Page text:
A worker dismantles the sky bridge Thursday that connects the Waterville Opera House and The Center. The Opera House will serve as one of three venues in July for the 2021 Maine International Film Festival. Films will also be screened online. Michael G. Seamans/Morning Sentinel

WATERVILLE — The Maine International Film Festival is returning to the city this summer and will hold a mix of in-person and virtual events. 

The festival, known as MIFF, aims to bring films from around the world to Maine and is scheduled for July 9 to 18. This year will mark the festival’s 24th year.

Last year, the COVID-19 pandemic forced the festival to scramble to rework the event schedule, according to Mike Perreault, executive director of the Maine Film Center, which is based in Waterville and runs the festival. 

Traditionally, the festival has been held at Railroad Square Cinema and the Waterville Opera House, with 10 movies screened per day for 10 days.

With the pandemic, the festival last year screened films at the nearby Skowhegan Drive-In Theater and online.  

“We host the film festival in July, so in mid-March last year, when everything was closing down, we had to act really quickly to figure out a plan to keep the festival going, because a lot of people love coming to the festival every year and so we really wanted to deliver on that,” Perreault said.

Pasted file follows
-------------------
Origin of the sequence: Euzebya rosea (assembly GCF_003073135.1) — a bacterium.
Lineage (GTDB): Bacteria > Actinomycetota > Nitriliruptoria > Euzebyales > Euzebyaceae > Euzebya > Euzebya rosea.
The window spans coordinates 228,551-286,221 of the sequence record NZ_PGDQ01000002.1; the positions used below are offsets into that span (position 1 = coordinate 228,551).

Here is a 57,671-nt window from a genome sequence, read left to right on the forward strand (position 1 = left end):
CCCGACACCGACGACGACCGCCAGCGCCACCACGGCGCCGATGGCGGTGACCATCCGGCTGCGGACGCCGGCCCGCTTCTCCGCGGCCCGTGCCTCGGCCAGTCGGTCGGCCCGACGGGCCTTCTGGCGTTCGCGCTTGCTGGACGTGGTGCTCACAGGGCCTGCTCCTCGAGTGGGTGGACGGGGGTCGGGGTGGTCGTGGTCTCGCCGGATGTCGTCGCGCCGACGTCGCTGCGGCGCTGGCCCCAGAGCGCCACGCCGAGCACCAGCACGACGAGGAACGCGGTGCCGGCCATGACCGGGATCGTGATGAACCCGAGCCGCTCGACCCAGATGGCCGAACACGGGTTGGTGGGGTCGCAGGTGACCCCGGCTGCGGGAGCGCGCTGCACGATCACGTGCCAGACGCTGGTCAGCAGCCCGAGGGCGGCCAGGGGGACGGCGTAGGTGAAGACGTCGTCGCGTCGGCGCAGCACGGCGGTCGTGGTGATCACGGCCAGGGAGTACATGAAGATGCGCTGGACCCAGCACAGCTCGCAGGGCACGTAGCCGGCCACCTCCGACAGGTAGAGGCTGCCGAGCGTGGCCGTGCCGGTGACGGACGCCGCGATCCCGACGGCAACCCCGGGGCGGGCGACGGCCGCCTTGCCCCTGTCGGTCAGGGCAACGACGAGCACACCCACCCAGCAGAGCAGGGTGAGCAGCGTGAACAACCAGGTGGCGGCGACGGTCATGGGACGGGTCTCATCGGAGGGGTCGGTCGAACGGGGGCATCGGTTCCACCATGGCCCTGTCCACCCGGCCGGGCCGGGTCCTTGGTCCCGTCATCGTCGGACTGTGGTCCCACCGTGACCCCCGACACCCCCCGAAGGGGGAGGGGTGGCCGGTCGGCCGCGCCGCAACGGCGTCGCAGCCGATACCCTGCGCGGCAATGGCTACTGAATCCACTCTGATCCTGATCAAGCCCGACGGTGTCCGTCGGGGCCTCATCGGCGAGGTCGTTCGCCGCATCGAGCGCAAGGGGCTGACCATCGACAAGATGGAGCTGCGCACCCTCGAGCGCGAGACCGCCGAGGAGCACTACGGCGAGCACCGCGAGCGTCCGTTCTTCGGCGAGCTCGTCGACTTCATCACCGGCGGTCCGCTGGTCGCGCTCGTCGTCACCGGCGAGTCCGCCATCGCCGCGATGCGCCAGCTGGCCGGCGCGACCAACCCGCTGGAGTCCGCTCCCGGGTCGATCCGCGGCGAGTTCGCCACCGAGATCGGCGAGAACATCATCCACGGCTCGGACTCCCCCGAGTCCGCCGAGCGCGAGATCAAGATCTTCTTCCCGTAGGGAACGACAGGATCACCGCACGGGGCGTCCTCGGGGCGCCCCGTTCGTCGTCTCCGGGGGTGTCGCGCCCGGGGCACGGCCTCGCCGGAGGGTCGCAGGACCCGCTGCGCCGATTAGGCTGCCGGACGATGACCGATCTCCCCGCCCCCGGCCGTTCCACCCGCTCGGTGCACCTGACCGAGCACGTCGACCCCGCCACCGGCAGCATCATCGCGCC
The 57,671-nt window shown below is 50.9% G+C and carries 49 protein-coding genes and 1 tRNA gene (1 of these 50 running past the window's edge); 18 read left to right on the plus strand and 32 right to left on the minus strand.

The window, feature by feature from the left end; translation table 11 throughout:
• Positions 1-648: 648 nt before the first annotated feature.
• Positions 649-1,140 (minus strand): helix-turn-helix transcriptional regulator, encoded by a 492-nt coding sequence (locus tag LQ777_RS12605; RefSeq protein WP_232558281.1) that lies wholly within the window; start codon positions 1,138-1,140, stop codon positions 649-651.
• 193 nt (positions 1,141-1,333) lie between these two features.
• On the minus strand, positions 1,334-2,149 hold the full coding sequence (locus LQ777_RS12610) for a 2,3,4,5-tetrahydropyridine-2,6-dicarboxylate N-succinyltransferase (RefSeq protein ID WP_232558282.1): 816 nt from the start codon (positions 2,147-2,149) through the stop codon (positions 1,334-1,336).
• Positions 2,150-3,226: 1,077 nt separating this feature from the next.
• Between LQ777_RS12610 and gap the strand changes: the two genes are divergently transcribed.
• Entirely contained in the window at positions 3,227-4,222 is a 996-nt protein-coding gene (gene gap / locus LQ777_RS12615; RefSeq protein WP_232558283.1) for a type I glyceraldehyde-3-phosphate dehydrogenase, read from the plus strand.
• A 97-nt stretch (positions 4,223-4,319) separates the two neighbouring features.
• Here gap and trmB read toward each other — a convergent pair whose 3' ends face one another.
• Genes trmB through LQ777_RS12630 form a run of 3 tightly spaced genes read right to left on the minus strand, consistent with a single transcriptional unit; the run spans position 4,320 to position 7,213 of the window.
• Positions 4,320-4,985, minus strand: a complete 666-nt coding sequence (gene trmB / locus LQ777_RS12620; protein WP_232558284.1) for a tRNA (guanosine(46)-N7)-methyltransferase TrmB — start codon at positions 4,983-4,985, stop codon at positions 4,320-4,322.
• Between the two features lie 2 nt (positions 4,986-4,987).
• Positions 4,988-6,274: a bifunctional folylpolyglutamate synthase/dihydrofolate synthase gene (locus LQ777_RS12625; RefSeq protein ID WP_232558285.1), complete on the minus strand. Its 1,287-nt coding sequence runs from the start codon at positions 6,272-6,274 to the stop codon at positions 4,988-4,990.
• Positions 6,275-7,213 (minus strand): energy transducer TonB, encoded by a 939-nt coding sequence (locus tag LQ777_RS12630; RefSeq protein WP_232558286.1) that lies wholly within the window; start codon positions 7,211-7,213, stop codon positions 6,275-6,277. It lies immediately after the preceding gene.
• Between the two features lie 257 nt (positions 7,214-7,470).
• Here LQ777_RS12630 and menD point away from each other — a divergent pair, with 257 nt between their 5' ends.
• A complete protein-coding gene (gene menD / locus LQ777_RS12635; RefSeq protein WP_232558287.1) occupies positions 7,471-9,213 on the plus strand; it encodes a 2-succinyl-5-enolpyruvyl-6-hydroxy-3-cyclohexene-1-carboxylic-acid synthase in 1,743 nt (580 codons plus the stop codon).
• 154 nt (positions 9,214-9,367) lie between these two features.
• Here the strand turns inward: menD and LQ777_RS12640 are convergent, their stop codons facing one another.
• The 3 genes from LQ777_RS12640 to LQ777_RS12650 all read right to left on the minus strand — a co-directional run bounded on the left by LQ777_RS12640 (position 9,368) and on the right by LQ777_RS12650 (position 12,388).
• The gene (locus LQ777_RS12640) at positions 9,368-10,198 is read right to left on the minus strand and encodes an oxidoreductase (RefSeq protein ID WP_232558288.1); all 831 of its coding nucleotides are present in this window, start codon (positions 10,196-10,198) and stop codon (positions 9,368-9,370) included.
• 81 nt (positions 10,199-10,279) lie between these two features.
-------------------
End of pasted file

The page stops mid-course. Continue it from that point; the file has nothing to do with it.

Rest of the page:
This year, the festival will show films online and at:

• Railroad Square Cinema, 17 Railroad Square, Waterville.

• Waterville Opera House, 1 Common St.

• Skowhegan Drive-In Theatre, 201 Waterville Road, Skowhegan.

“We’re hoping that there’s a way for everyone who wants to take part in the festival to engage with us,” Perreault said. “Even if you’re not able to travel to Maine this summer or you’re just not ready to go inside, there’s definitely a way for you to take part in the festival. We want to be accommodating to as many people as we can.” 

More films are expected to be screened than last year, according to Perreault, but the number might not reach the usual 100.


To protect attendees’ safety during the ongoing pandemic, indoor movie showings will have capacity limits and require social distancing and protective masks.

We’re really excited to get people back into our venues,” Perreault said. “We think it’s really important that people are able to experience film on the big screen in a darkened theater — the right way.

“And I think people are ready to move beyond streaming on their couch and take part in the community experience, as well.” 

Perreault said he will continue monitoring COVID-19 guidelines set by the Maine Center for Disease Control & Prevention as the festival approaches.

“Everything that we are doing regarding indoor screenings will be governed by CDC guidelines,” he said. “We want to provide a safe experience, an enjoyable experience. We are going to follow the rules, and expect everyone who attends films indoors to do the same.”

In the past, other events had been scheduled to complement the films, such as discussions with directors. Perreault said he hoped to have some version of that this year, but was not prepared to share details.

For now, he said, MIFF’s programming team is finalizing the list of films, which will be announced in June.

Those interested in attending can buy festival passes and packages, which provide broad access to the festival.

Tickets for individual showings will be available when the film lineup is announced.

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